The quality of the healthcare sector is important, with health professionals and organisations urging government officials to help aid those in need. So, how does the government do its part?
The healthcare sector has faced its share of issues over the years, with the average spending cuts being moderate in 2012. They were highest in countries like Greece, Hungary, Portugal and Slovenia, and over 1% in other EU member states such as Cyprus, Spain and Ireland.
In the UK last year, it was revealed that public health spending budgets faced cuts of £85m (~€96m) in services including sexual health and help to stop smoking. Organisations and professionals within healthcare constantly challenge the government’s stance on various aspects of the sector.
Improving mental healthcare in the UK
Announced in October 2017, the Department of Health launched a £15m fund to help better support individuals at risk of experiencing a mental health crisis, known as Beyond Places of Safety.
This focused on preventing people from reaching a crisis point to begin with, as well as helping to develop new approaches to support people who experience a mental health crisis.
Secretary of State for Health Jeremy Hunt commented: “We want to make sure that therapeutic and empathetic support is in place to stop people falling ill, support them through crisis and help them recover.”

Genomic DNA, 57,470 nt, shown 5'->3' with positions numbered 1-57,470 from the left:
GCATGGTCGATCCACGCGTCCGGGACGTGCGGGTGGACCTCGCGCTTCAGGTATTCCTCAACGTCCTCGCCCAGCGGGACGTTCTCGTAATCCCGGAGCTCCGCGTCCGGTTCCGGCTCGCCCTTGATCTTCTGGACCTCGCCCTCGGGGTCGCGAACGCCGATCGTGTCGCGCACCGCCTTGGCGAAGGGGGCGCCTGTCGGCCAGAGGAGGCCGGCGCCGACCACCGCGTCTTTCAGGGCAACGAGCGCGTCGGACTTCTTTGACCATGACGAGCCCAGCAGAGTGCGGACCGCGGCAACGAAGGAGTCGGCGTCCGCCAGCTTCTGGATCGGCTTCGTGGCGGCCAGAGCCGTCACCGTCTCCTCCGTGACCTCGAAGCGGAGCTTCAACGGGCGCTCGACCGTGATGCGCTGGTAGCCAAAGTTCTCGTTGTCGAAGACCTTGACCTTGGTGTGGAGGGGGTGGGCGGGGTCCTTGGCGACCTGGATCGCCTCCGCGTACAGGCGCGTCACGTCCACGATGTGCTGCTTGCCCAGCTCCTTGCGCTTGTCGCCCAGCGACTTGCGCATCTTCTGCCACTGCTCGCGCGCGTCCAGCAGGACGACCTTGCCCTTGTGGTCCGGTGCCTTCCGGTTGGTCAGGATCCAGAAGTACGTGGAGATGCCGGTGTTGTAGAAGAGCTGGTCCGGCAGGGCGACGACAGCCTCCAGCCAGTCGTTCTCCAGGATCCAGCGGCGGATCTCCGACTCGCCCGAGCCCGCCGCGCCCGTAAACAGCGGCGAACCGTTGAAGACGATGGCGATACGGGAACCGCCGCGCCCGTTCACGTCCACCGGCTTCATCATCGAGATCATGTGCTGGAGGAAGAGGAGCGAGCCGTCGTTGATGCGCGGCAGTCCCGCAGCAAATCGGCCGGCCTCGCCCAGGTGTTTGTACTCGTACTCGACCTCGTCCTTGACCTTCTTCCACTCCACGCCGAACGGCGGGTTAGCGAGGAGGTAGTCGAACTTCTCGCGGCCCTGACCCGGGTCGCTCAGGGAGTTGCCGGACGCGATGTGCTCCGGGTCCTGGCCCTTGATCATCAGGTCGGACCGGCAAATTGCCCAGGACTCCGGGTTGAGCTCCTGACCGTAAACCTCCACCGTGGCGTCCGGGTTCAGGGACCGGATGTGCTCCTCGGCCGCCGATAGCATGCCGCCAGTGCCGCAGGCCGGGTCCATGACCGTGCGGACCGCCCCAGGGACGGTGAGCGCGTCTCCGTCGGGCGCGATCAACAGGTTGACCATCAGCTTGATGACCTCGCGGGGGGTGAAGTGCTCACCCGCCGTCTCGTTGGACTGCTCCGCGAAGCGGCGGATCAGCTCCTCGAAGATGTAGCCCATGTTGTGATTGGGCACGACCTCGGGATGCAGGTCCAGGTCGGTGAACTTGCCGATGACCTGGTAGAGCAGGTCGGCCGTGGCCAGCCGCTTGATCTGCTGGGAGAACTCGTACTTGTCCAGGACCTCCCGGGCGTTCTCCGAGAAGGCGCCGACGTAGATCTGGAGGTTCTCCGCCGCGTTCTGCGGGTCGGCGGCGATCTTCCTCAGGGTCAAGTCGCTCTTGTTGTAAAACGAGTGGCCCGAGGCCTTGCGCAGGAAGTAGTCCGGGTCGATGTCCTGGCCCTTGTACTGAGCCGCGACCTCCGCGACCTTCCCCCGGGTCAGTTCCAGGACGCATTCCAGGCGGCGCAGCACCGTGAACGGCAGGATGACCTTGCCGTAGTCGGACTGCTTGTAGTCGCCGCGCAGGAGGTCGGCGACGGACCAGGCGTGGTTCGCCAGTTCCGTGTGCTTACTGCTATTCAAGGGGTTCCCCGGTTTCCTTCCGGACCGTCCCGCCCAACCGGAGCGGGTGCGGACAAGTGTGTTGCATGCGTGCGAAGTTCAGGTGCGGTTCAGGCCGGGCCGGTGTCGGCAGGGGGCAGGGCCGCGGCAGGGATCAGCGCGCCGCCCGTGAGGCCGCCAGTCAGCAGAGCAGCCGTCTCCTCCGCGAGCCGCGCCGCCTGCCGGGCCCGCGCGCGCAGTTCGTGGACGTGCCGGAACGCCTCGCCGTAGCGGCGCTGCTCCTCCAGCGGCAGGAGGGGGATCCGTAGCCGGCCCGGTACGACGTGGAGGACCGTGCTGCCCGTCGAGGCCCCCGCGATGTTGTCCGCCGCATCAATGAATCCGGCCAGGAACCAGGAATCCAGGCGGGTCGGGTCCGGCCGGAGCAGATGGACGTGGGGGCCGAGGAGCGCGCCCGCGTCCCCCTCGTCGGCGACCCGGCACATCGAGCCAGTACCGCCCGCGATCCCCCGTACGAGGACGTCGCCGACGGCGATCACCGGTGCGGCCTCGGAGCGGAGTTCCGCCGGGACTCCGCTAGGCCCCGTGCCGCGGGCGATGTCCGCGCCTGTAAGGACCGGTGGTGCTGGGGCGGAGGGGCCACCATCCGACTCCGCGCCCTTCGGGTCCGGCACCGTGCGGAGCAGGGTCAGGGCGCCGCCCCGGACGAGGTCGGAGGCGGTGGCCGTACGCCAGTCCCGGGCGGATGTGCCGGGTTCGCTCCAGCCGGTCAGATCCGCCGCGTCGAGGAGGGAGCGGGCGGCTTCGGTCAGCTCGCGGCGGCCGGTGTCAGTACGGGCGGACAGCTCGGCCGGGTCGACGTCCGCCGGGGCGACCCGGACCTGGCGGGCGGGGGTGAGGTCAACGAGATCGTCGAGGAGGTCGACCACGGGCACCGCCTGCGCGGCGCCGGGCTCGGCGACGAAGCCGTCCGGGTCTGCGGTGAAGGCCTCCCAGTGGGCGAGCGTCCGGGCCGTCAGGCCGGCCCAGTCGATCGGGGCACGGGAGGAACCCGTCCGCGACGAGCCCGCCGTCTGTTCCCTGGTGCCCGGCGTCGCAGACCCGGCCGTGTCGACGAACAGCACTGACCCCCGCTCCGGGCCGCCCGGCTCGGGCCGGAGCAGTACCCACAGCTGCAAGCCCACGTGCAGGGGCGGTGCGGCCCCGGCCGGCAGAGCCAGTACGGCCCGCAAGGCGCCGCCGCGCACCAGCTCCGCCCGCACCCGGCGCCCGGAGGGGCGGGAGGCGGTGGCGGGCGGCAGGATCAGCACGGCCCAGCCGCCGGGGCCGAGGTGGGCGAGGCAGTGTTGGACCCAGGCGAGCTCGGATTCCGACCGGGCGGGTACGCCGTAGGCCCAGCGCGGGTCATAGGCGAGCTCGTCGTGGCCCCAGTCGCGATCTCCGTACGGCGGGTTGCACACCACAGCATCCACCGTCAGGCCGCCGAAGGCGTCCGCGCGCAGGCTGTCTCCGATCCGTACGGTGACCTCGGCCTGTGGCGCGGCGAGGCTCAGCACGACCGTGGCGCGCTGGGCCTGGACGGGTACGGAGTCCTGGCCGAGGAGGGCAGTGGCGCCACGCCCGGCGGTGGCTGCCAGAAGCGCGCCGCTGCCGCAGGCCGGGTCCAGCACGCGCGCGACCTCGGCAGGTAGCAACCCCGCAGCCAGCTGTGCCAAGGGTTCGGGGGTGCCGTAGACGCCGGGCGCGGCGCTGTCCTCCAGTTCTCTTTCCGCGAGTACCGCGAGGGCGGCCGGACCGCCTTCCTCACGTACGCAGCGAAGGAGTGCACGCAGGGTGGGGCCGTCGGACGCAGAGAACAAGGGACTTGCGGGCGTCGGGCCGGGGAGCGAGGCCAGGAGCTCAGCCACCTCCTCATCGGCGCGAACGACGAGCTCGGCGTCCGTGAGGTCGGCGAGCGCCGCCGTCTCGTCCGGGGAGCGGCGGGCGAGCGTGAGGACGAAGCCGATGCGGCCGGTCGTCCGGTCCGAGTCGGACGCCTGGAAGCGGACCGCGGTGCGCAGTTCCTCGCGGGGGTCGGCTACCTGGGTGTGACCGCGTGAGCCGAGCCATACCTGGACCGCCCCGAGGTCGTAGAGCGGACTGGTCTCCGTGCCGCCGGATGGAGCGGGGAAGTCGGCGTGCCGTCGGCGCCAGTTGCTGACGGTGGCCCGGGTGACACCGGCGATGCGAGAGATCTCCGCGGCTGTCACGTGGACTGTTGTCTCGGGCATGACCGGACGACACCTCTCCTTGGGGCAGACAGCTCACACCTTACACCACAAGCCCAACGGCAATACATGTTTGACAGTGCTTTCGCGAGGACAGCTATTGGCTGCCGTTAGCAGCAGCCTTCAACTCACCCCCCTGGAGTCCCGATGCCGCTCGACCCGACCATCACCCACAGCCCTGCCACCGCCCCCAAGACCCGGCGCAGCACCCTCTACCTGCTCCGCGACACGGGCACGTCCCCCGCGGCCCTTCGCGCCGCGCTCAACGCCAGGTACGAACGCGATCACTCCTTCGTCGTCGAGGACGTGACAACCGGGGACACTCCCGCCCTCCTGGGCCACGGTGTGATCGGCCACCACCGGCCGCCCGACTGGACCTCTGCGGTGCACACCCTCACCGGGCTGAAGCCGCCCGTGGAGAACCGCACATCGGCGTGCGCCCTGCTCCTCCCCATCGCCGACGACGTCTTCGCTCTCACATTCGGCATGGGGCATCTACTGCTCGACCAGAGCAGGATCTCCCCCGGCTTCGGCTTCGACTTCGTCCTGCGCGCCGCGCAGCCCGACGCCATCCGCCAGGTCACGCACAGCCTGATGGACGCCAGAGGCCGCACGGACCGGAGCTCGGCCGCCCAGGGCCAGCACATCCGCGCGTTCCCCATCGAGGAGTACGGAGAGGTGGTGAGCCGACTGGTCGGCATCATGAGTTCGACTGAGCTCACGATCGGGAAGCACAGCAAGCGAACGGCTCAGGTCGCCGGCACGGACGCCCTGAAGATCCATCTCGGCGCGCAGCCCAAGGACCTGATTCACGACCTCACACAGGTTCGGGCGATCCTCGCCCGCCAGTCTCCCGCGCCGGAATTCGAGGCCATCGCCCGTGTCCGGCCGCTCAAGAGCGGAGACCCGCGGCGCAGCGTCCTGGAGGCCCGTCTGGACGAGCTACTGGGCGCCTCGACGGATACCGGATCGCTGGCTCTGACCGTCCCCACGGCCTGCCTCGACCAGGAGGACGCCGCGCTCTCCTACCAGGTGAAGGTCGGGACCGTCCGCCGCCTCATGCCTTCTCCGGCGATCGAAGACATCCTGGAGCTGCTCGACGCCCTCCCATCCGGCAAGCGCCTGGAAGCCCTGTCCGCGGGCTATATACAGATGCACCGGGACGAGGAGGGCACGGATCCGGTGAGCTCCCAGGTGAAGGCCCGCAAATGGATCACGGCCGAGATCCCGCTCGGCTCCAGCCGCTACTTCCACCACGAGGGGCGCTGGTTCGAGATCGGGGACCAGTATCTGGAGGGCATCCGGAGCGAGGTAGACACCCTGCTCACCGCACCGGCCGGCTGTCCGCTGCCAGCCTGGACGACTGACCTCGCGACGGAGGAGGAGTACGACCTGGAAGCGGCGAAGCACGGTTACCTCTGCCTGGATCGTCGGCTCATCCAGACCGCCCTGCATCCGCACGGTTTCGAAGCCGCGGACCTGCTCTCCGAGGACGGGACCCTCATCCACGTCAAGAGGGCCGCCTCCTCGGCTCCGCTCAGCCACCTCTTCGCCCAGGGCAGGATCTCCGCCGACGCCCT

Jackie Doyle-Price, minister for mental health, added: “This additional funding will give local areas scope to do even more, and I look forward to seeing lots of innovative ideas for improving urgent and emergency mental healthcare across the country.”
Tackling the obesity crisis
Another ongoing problem is obesity, which officials are working hard to tackle. Diabetes UK has urged government officials to provide compulsory consistent food labelling on all packed foods and restaurants across the UK. In light of this, the government recently proposed measures to strengthen food labelling.
Also announced was the Future of Childhood Obesity Plan Chapter 2, which aims to halve the level of childhood obesity by 2030.
Chief executive of Diabetes UK Chris Askew commented: “These measures – if translated into legislation and action – have the potential to transform the health of our nation and begin turning the tables on the Type 2 diabetes time bomb we currently sit upon.”